Acknowledgments

This work has been supported by the KRISS project ‘Convergent Science and Technology for Measurements at the Nanoscale.’ The authors thank K. J. Park and Prof. B. Y. Kim in KAIST for help with the experimental setup.

References and links

1.

S. Longhi, “Quantum-optical analogies using photonic structures,” Laser Photonics Rev. 3, 243–261 (2009). [CrossRef]

2.

D. Dragoman and M. Dragoman, Quantum-Classical Analogies(Springer, Berlin, 2004). [CrossRef]

3.

C. Ciret, M. Alonzo, V. Coda, A. A. Rangelov, and G. Montemezzani, “Analog to electromagnetically induced transparency and Autler-Townes effect demonstrated with photoinduced coupled waveguides,” Phys. Rev. A 88, 013840 (2013). [CrossRef]

4.

A. Naweed, G. Farca, S. I. Shopova, and A. T. Rosenberger, “Induced transparency and absorption in coupled whispering-gallery microresonators,” Phys. Rev. A 71, 043804 (2005). [CrossRef]

5.

Q. Xu, S. Sandhu, M. L. Povinelli, J. Shakya, S. Fan, and M. Lipson, “Experimental realization of an on-chip all-optical analogue to electromagnetically induced transparency,” Phys. Rev. Lett. 96, 123901 (2006). [CrossRef] [PubMed]

6.

M. F. Yanik, W. Suh, Z. Wang, and S. Fan, “Stopping light in a waveguide with an all-optical analog of electromagnetically induced transparency,” Phys. Rev. Lett. 93, 233903 (2004). [CrossRef] [PubMed]

7.

L. Maleki, A. B. Matsko, A. A. Savchenkov, and V. S. Ilchenko, “Tunable delay line with interacting whispering-gallery-mode resonators,” Opt. Lett. 29, 626–628 (2004). [CrossRef] [PubMed]

8.

E. Paspalakis, “Adiabatic three-waveguide directional coupler,” Opt. Commun. 258, 30–34 (2006). [CrossRef]

9.

S.-Y. Tseng and M.-C. Wu, “Mode conversion/splitting by optical analogy of multistate stimulated Raman adiabatic passage in multimode waveguides,” J. Lightwave Technol. 28, 3529–3534 (2010).

10.

X. Xiong, C.-L. Zou, X.-F. Ren, and G.-C. Guo, “Integrated polarization rotator/converter by stimulated Raman adiabatic passage,” Opt. Express 21, 17097–17107 (2013). [CrossRef] [PubMed]

11.

H. Suchowski, G. Porat, and A. Arie, “Adiabatic processes in frequency conversion,” Laser Photonics Rev., doi: [CrossRef] (2013).

12.

K. T. McCusker, Y.-P. Huang, A. S. Kowligy, and P. Kumar, “Experimental demonstration of interaction-free all-optical switching via the quantum Zeno effect,” Phys. Rev. Lett. 110, 240403 (2013). [CrossRef]

13.

D. J. Richardson, J. M. Fini, and L. E. Nelson, “Space-division multiplexing in optical fibres,” Nat. Photonics 7, 354–362 (2013). [CrossRef]

14.

N. Bozinovic, Y. Yue, Y. Ren, M. Tur, P. Kristensen, H. Huang, A. E. Willner, and S. Ramachandran, “Terabit-scale orbital angular momentum mode division multiplexing in fibers,” Science 340, 1545–1548 (2013). [CrossRef] [PubMed]

15.

H. S. Park, K. Y. Song, S. H. Yun, and B. Y. Kim, “All-fiber wavelength-tunable acoustooptic switches based on intermodal coupling in fibers,” J. Lightwave Technol. 20, 1864–1868 (2002). [CrossRef]

16.

The indices i and j of a linearly polarized LPij mode denote the number of asymmetry axes and the number of lobes along the radius, respectively, of the transverse field distribution.

17.

T. A. Birks, P. S. J. Russell, and D. O. Culverhouse, “The acousto-optic effect in single-mode fiber tapers and couplers,” J. Lightwave Technol. 14, 2519–2529 (1996). [CrossRef]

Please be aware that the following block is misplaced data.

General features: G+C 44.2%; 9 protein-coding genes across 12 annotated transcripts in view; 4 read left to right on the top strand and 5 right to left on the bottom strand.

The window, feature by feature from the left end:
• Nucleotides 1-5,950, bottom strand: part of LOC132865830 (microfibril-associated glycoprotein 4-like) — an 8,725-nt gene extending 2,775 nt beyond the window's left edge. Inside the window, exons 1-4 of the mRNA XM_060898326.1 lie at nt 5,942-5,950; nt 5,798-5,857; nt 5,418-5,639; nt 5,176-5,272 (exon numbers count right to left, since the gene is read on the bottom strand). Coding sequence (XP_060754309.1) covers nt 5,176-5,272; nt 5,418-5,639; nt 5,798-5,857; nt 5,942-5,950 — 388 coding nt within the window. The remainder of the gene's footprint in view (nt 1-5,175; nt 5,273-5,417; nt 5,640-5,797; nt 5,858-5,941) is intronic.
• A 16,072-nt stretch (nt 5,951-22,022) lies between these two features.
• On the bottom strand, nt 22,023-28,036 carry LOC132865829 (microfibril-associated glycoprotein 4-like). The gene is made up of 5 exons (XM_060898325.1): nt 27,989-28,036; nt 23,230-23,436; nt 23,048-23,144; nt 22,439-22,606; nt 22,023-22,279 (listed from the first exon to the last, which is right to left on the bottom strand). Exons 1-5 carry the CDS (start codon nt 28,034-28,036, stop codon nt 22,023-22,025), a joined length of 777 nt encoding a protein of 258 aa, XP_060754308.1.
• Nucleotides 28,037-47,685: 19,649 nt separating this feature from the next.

18.

A. Yariv and P. Yeh, Photonics: Optical Electronics in Modern Communications, 6th ed. (Oxford University Press, USA, 2007).

19.

S. E. Harris, J. E. Field, and A. Imamoğlu, “Nonlinear optical processes using electromagnetically induced transparency,” Phys. Rev. Lett. 64, 1107–1110 (1990). [CrossRef] [PubMed]

20.

K.-J. Boller, A. Imamoğlu, and S. E. Harris, “Observation of electromagnetically induced transparency,” Phys. Rev. Lett. 66, 2593–2596 (1991). [CrossRef] [PubMed]

21.

M. Fleischhauer, A. Imamoglu, and J. P. Marangos, “Electromagnetically induced transparency: Optics in coherent media,” Rev. Mod. Phys. 77, 633–673 (2005). [CrossRef]

22.

Although our scheme is closer to the ladder-type configuration considering the order of the propagation constants, we relate the current scheme to the lambda-type configuration to avoid unnecessary confusion. Whereas the dark state in a ladder-type atomic configuration is not strictly stable, our implementation does not contain decaying processes and therefore has a steady dark state leading to an efficient induced transparency.

23.

P. M. Anisimov, J. P. Dowling, and B. C. Sanders, “Objectively discerning Autler-Townes splitting from electromagnetically induced transparency,” Phys. Rev. Lett. 107, 163604 (2011). [CrossRef] [PubMed]

24.

M. Neeley, M. Ansmann, R. C. Bialczak, M. Hofheinz, E. Lucero, A. D. O’Connel, D. Sank, H. Wang, J. Wenner, A. N. Cleland, M. R. Geller, and J. M. Martinis, “Emulation of a quantum spin with a superconducting phase qubit,” Science 325, 722–725 (2009). [CrossRef] [PubMed]

25.

The retained maximum transmission (83%) and the voltage (9.5 Vpp) of the next minimum transmission, however, deviate from 100% and 2 × 4 Vpp, respectively. These discrepancies arise mainly from an off-resonant coupling due to non-uniformity of the fibre and also from the saturation of the acoustic transducer efficiency.

26.

S. H. Autler and C. H. Townes, “Stark effect in rapidly varying fields,” Phys. Rev. 100, 703–722 (1955). [CrossRef]

27.

H. E. Engan, B. Y. Kim, J. N. Blake, and H. J. Shaw, “Propagation and optical interaction of guided acoustic waves in two-mode optical fibers,” J. Lightwave Technol. 6, 428–436 (1998). [CrossRef]

28.

P. Kwiat, H. Weinfurter, T. Herzog, and A. Zeilinger, “Interaction-free measurement,” Phys. Rev. Lett. 74, 4763–4766 (1995). [CrossRef] [PubMed]